Feb. 14 (UPI) -- The first Democrat to announce his 2020 bid for the presidency -- back in July 2017, former Maryland congressman John Delaney touts his record of bipartisanship as key to unifying a divided nation.
"The central question facing this country more than any particular piece of policy is how do we take this terribly divided nation ... where our political leaders walk around and act like half the country is entirely wrong about everything they believe, and how do we turn the page on that?," Delaney said Tuesday at the Politics and Eggs forum in New Hampshire. "And how do we restore a sense of common purpose and unity?"
Earlier this year, Delaney pledged to only pursue policy that is bipartisan in the first 100 days if he is elected president in 2020.
"What the American people are really looking for is a leader to try to bring us together," Delaney told George Stephanopoulos on This Week on Jan. 13. "Focus on where we have common ground. Talk about big things for our future and really do things differently."
Some examples of issues both parties agree on: building infrastructure, comprehensive immigration reform and fixing the criminal justice system.
That might mean putting other Democratic priorities, such as Medicare for all, a $15-an-hour minimum wage, and the Green New Deal for carbon emissions, on the back burner initially.
To "prove to the American people that we can actually start solving problems and getting things done, then you start talking about some of the big things we need to do to build a better future," such as universal healthcare.
He also talked about a carbon tax to address climate change.
Delaney, a Democrat, represented Maryland's 6th congressional district from 2012 to 2018.
He favors abortion rights, supporting public abortion funding and churches providing birth control.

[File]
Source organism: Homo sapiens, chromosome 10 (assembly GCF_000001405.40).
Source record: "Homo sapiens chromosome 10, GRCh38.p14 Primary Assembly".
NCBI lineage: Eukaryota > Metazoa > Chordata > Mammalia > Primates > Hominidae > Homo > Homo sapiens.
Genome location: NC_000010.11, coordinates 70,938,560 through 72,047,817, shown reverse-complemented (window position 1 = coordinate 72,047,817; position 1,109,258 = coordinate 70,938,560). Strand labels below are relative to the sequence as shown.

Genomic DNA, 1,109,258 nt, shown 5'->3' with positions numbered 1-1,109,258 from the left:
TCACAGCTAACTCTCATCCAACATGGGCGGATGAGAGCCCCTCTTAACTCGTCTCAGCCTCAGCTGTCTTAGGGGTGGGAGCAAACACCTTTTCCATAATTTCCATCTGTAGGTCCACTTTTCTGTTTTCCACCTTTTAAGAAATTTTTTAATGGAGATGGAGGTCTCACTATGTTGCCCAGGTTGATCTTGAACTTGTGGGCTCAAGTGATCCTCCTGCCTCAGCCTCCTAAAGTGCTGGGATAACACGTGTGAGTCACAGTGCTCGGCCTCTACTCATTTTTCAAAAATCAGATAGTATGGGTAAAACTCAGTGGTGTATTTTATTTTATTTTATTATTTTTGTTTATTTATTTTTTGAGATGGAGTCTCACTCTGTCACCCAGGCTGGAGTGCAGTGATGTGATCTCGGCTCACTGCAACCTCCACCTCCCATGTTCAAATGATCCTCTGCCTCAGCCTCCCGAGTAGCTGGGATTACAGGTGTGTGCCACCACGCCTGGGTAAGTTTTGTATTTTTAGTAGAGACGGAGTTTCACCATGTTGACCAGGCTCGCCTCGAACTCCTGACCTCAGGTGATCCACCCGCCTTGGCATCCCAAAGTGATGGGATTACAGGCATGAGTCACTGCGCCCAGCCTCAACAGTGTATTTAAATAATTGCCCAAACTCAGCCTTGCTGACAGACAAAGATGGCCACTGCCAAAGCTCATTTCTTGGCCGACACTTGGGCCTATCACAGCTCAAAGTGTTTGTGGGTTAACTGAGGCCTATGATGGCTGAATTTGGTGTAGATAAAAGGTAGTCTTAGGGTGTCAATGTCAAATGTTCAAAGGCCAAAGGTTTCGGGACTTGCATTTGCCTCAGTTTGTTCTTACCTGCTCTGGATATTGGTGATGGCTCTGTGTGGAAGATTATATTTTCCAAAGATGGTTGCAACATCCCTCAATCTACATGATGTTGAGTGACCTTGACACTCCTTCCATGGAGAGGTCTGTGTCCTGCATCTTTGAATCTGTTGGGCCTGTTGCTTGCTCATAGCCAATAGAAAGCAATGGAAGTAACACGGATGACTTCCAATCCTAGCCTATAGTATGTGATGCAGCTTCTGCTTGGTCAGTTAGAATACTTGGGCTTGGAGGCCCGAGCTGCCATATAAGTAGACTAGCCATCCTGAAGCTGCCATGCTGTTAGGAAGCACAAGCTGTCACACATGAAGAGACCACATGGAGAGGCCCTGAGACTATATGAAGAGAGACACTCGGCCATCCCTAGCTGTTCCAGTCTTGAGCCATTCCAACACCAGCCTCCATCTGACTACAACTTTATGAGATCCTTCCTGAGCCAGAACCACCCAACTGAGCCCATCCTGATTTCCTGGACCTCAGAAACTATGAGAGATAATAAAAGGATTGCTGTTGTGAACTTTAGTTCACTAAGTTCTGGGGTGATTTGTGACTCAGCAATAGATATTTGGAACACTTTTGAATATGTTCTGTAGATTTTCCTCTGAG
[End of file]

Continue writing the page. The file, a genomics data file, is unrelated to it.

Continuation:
Delaney also supported civil rights, reauthorizing the Violence Against Women Act, which outlaws discrimination based on sexual orientation in public schools and wage discrimination based on gender.
The National Association of Police Organizations gave him a 92 percent rating for being tough on crime and police issues.
On tax reform, he has opposed eliminating the inheritance tax and supported an income tax increase.
On immigration, he supported the DREAM Act's conditional path to citizenship for young people who completed a college degree or two years of military service and opposes the Trump administration policy of forcing asylum seekers to leave the United States to apply for citizenship.
Delaney said Tuesday he would support spending $3 billion to $5 billion to enhance border security, but he would let experts in the field determine how the funds should be allocated -- whether to technology and support personnel or the wall that President Donald Trump has demanded.
Delaney grew up in a blue-collar family in a union household in New Jersey. Neither of his parents attended college, but he attended Columbia University with the financial support of a scholarship from the International Brotherhood of Electrical Workers. Former there, he went to Georgetown Law School and became an attorney.
He met his wife in law school. They have four daughters, ranging from age 26 to 11.
Delaney is an entrepreneur who co-founded two public companies. He served as the youngest CEO on the New York Stock Exchange, accumulating a fortune of more than $200 million, according to the Center for Responsive Politics.
Delaney also founded Blueprint Maryland, a nonprofit organization focused on creating jobs.
Since Delaney declared his candidacy for president in July 2017, he has made 21 trips to Iowa and 12 trips to New Hampshire. He did not seek re-election to Congress in 2018.